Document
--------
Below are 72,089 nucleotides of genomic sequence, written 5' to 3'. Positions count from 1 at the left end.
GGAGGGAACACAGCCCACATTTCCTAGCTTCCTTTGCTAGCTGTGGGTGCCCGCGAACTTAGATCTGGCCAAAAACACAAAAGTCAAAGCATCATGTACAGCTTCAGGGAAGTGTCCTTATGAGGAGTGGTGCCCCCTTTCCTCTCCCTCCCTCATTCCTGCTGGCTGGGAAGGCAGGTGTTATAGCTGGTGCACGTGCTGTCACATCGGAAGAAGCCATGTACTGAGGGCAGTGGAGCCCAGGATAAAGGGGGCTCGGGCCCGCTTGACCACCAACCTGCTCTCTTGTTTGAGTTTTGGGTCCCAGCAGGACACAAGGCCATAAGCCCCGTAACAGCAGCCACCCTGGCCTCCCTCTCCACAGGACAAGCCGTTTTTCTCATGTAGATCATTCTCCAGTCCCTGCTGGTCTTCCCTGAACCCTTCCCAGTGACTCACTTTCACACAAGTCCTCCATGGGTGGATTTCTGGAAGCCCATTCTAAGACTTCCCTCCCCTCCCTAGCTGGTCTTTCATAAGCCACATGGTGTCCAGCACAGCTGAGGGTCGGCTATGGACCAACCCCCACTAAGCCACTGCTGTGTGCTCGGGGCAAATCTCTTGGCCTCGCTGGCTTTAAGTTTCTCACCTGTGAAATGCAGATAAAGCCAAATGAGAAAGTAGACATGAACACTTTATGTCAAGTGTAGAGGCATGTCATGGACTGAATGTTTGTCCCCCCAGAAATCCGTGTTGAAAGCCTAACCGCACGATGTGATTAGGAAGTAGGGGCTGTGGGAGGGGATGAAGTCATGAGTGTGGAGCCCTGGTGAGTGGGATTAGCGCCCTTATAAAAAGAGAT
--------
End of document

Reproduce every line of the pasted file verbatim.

Below are 72,089 nucleotides of genomic sequence, written 5' to 3'. Positions count from 1 at the left end.
GGAGGGAACACAGCCCACATTTCCTAGCTTCCTTTGCTAGCTGTGGGTGCCCGCGAACTTAGATCTGGCCAAAAACACAAAAGTCAAAGCATCATGTACAGCTTCAGGGAAGTGTCCTTATGAGGAGTGGTGCCCCCTTTCCTCTCCCTCCCTCATTCCTGCTGGCTGGGAAGGCAGGTGTTATAGCTGGTGCACGTGCTGTCACATCGGAAGAAGCCATGTACTGAGGGCAGTGGAGCCCAGGATAAAGGGGGCTCGGGCCCGCTTGACCACCAACCTGCTCTCTTGTTTGAGTTTTGGGTCCCAGCAGGACACAAGGCCATAAGCCCCGTAACAGCAGCCACCCTGGCCTCCCTCTCCACAGGACAAGCCGTTTTTCTCATGTAGATCATTCTCCAGTCCCTGCTGGTCTTCCCTGAACCCTTCCCAGTGACTCACTTTCACACAAGTCCTCCATGGGTGGATTTCTGGAAGCCCATTCTAAGACTTCCCTCCCCTCCCTAGCTGGTCTTTCATAAGCCACATGGTGTCCAGCACAGCTGAGGGTCGGCTATGGACCAACCCCCACTAAGCCACTGCTGTGTGCTCGGGGCAAATCTCTTGGCCTCGCTGGCTTTAAGTTTCTCACCTGTGAAATGCAGATAAAGCCAAATGAGAAAGTAGACATGAACACTTTATGTCAAGTGTAGAGGCATGTCATGGACTGAATGTTTGTCCCCCCAGAAATCCGTGTTGAAAGCCTAACCGCACGATGTGATTAGGAAGTAGGGGCTGTGGGAGGGGATGAAGTCATGAGTGTGGAGCCCTGGTGAGTGGGATTAGCGCCCTTATAAAAAGAGAT